I’d like to share some of my most favorite simple tips and tricks so that you can make the most of your paychecks as well. With just a few changes you, too, can live the “Good Life” on less! Here are my 5 Frugal Living Ideas.
1. Eat 99% of your meals at home. Fast food and eating out suck away more of your precious resources than anything else. And, when you really think about it, the value for the money is not that great. Most fast food meals are between $4-6.00, when that is compounded between 2, 3, 4 or more people it suddenly becomes more than you would spend on several days’ worth of groceries to be prepared at home. Save up and go out for special occasions, it will be much more of a treat! Who doesn’t like a home cooked meal?
2. Switch from store bought cleaners to homemade cleaners. By switching out a LOT of chemical laden cleaners for a few simple items that mix and match to make many homemade cleaners, you can save yourself a bundle over the course of a year. Stock up on baking soda, washing soda, vinegar, borax, alcohol and peroxide instead. The internet is full of homemade cleaners, just type “homemade cleaners” into Pinterest and see how many recipes come up! Pick a few and try them out, I think you’ll find that they work just as well as the ones you are used to.
3. Ditch cable or satellite. I know this one may not be popular with everyone, but getting rid of cable or satellite can save you HUNDREDS of dollars a year, thousands for some people with extra channels or premium packages. It might be hard at first, it was for our family, but we eventually found so many more things to do like read to each other or to ourselves, we had more time for outdoor and family activities and we no longer stay up later than we want to so we can finish watching our “shows”. You can also sign-up with NETFLIX.
4. Switch to using cell phones only. Let’s face it- we’ve become a society of people who need to be in constant contact with each other. In some ways this is great, but sometimes (and I know you all know what I mean) there is just a little too much “togetherness”. If you have a landline and a cell phone, consider getting rid of your landline and having a cell phone only. We saved a ton of money by doing this a couple of years ago and our internet provider even has an option for an internet only line (which is what we have). You always have your cell phone with you anyway, so why worry about having a phone in your home?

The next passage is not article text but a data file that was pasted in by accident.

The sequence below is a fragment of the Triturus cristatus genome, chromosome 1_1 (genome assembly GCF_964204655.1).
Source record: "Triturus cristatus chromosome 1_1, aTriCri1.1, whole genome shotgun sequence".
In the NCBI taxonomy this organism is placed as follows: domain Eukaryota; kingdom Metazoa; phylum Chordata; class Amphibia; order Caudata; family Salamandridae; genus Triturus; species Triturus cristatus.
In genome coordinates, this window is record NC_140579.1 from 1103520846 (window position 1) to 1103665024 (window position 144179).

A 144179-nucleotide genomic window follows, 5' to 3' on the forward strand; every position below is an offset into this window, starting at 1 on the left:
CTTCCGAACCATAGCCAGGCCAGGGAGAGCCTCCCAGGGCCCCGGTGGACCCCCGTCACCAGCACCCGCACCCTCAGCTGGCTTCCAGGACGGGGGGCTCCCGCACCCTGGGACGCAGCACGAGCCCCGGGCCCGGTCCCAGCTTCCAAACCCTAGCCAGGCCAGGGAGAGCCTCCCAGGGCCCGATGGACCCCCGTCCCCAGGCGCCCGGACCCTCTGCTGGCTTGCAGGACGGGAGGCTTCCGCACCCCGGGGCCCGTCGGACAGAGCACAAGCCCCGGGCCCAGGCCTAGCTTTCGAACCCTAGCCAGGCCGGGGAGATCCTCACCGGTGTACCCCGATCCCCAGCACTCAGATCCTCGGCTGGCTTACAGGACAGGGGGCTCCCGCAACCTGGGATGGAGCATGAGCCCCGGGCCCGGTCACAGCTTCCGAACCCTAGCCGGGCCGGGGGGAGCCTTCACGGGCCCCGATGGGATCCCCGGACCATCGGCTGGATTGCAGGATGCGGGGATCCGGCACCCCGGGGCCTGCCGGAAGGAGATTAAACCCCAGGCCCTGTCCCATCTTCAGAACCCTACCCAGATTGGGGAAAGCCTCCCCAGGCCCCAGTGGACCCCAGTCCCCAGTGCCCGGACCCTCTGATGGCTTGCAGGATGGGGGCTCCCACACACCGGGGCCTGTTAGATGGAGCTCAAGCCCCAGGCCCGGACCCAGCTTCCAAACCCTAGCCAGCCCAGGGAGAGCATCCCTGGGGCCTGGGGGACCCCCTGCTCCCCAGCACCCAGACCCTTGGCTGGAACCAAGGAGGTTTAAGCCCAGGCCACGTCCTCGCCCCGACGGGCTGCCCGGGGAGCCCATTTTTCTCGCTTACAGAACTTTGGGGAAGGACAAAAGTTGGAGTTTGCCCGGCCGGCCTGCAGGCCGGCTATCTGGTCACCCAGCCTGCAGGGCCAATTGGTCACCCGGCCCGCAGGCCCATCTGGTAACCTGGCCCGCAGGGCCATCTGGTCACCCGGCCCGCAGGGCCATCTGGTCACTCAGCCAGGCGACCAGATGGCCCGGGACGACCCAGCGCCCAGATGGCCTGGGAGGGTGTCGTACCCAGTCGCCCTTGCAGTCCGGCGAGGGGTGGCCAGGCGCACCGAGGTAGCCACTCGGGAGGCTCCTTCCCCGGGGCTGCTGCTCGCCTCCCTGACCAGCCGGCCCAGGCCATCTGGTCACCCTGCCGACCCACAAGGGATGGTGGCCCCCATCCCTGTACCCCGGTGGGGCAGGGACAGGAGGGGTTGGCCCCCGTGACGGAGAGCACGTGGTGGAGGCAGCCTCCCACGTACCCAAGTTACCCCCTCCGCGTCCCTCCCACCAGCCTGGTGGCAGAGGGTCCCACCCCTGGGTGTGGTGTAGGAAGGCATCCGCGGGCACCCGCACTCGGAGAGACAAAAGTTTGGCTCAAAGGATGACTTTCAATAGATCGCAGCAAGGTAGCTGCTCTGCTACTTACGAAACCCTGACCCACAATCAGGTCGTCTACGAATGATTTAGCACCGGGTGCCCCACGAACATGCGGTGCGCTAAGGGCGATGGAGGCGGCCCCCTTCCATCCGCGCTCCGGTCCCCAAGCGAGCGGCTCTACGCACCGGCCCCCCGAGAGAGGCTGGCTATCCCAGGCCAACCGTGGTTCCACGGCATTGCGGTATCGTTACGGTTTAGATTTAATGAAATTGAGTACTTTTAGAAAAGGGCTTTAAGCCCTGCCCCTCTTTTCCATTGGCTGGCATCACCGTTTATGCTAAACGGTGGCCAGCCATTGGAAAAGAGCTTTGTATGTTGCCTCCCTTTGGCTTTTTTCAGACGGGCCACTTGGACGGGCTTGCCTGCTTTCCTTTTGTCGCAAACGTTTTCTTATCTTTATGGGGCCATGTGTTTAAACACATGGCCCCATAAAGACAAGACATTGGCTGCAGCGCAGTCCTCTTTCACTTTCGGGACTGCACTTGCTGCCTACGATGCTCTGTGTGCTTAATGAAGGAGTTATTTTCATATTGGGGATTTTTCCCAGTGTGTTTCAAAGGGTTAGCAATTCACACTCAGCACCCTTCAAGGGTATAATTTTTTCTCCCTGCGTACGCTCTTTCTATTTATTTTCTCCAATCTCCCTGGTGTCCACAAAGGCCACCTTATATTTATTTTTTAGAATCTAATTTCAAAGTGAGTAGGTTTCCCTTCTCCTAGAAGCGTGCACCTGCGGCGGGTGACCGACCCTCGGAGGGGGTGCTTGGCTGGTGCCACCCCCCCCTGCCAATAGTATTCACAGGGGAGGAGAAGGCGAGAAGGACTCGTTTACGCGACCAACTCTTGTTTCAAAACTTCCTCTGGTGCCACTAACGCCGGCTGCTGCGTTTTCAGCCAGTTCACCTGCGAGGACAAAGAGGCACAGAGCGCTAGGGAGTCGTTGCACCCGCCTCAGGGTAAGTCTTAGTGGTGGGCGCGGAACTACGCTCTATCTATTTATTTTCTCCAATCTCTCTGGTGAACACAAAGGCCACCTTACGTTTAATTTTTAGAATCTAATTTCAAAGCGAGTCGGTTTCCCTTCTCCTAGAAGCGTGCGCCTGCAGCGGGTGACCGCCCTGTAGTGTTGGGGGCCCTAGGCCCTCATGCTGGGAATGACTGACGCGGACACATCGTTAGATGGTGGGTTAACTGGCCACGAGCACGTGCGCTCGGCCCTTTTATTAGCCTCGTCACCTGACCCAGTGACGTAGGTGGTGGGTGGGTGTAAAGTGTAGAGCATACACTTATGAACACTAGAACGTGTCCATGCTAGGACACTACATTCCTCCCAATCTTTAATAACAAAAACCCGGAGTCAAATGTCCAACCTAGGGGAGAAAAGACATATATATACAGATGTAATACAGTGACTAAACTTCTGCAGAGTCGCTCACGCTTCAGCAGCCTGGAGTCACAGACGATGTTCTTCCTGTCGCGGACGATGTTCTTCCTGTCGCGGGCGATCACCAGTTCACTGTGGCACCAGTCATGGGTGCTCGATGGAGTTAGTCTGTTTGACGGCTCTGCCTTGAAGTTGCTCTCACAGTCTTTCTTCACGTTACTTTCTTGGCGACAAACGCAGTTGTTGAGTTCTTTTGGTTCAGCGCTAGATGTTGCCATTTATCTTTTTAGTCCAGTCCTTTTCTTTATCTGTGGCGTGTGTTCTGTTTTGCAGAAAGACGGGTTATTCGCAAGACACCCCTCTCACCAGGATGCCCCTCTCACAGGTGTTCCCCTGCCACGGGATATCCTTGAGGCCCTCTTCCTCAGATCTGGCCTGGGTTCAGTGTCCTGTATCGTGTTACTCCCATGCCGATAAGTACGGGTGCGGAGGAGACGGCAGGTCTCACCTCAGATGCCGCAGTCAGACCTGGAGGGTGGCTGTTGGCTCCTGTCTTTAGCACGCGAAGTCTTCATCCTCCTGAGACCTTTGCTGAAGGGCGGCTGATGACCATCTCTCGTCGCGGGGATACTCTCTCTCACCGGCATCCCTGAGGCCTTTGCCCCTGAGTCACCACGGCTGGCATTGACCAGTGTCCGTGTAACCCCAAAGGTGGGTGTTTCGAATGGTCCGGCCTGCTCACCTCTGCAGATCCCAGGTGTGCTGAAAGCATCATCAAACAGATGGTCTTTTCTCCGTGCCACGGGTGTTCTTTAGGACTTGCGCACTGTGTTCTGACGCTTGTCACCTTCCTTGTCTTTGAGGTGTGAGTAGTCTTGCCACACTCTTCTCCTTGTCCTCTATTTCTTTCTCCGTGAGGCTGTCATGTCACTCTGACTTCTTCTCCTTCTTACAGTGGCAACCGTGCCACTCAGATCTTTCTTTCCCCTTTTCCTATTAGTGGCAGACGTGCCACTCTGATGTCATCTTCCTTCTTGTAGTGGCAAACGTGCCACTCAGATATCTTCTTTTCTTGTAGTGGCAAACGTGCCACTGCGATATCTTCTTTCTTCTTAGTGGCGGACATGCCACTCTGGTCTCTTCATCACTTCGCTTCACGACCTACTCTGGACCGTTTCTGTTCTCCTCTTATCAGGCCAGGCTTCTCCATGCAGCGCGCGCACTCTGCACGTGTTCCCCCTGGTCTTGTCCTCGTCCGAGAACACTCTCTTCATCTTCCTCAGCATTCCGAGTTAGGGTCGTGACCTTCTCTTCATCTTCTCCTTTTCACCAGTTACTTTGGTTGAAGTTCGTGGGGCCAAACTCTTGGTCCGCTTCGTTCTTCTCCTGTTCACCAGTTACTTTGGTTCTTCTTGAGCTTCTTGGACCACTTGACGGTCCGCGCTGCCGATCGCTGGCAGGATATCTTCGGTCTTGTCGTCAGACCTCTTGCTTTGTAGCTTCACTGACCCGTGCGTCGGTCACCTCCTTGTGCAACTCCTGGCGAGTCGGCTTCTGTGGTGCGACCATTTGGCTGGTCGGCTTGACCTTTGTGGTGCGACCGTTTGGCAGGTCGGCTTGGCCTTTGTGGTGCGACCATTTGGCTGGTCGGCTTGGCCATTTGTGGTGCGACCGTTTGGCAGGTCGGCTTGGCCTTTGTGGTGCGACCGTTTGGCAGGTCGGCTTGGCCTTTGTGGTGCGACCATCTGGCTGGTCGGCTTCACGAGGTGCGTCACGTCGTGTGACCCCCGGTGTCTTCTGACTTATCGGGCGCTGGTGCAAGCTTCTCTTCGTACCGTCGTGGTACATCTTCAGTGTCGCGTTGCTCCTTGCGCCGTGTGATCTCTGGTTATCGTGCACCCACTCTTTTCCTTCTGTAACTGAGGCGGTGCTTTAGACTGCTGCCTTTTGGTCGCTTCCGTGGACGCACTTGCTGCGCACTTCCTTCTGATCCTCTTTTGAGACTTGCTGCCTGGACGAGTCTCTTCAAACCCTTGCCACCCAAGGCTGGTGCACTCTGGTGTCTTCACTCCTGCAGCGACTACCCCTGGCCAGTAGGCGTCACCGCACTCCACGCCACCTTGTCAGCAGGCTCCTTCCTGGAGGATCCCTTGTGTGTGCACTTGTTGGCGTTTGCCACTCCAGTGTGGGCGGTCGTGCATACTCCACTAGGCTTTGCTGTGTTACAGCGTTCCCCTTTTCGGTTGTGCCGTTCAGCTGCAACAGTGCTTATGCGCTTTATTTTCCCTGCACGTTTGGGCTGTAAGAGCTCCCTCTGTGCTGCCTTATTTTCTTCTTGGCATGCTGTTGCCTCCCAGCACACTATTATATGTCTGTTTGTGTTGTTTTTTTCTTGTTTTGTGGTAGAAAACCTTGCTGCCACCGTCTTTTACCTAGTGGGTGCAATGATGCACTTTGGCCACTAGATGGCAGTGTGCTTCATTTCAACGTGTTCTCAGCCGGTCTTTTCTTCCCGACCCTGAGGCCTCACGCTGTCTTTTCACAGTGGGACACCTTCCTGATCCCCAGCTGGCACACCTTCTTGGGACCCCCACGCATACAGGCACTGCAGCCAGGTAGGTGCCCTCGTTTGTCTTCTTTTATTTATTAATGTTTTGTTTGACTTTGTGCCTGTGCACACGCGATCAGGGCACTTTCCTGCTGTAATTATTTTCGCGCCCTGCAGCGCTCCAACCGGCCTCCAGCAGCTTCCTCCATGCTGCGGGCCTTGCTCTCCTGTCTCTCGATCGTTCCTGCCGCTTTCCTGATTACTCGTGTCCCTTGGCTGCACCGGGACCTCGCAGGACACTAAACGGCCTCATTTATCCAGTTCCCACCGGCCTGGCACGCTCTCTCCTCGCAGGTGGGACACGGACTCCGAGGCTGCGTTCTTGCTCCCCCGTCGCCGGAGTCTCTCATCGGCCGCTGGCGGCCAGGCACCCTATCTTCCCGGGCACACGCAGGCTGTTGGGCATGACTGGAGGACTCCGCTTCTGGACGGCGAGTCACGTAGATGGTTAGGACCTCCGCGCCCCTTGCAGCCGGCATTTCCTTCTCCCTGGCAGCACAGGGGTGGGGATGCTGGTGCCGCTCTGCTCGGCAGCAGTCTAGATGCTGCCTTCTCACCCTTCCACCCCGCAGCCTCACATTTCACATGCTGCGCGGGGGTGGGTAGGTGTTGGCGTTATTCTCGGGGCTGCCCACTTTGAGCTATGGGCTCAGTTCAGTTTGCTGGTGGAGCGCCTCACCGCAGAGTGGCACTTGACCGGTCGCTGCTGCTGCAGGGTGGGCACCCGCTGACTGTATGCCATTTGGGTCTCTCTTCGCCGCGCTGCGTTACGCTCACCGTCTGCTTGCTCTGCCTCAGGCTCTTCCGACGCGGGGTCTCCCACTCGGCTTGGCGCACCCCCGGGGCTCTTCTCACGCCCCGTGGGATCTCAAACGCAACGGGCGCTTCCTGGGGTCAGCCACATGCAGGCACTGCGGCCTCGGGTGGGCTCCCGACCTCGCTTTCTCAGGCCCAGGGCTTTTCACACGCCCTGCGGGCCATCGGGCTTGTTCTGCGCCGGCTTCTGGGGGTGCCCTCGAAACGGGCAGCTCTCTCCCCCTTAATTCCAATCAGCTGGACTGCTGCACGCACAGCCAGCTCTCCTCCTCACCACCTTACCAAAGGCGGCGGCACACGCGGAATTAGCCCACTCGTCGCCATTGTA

5. Shop yard sales and thrift stores. We have found so many items we were looking for (including canners, canning jars, camping equipment, kids clothes and toys and so much more!) for new or next to new at yard sales and thrift stores for a fraction of the cost of new. Often people buy or receive things as gifts and never use them, so they sell them or give them away. Craigslist is another great source for free or cheap items you need or would like to have but have sticker shock at the price of new. Decide what you would be willing to buy second hand and shop for it. The savings can be phenomenal.
I know all of these ideas aren’t going to be for everyone, but maybe if you can apply one or two to your situation, you can make a dent in your budget and allow yourself a little more wiggle room. My family and I are living proof that a large family can live on less than $30,000/year and have fun while we’re doing it. It just takes determination and firm commitment. You can do it too!!!
Raising a family, large or small, can be a difficult task no matter where you come from or your position in society or in your community. I have a large family of 10 when everyone is together, so I am always looking for a good deal or a way to save money, there just never seems to be enough of it no matter how hard we all try.Continue reading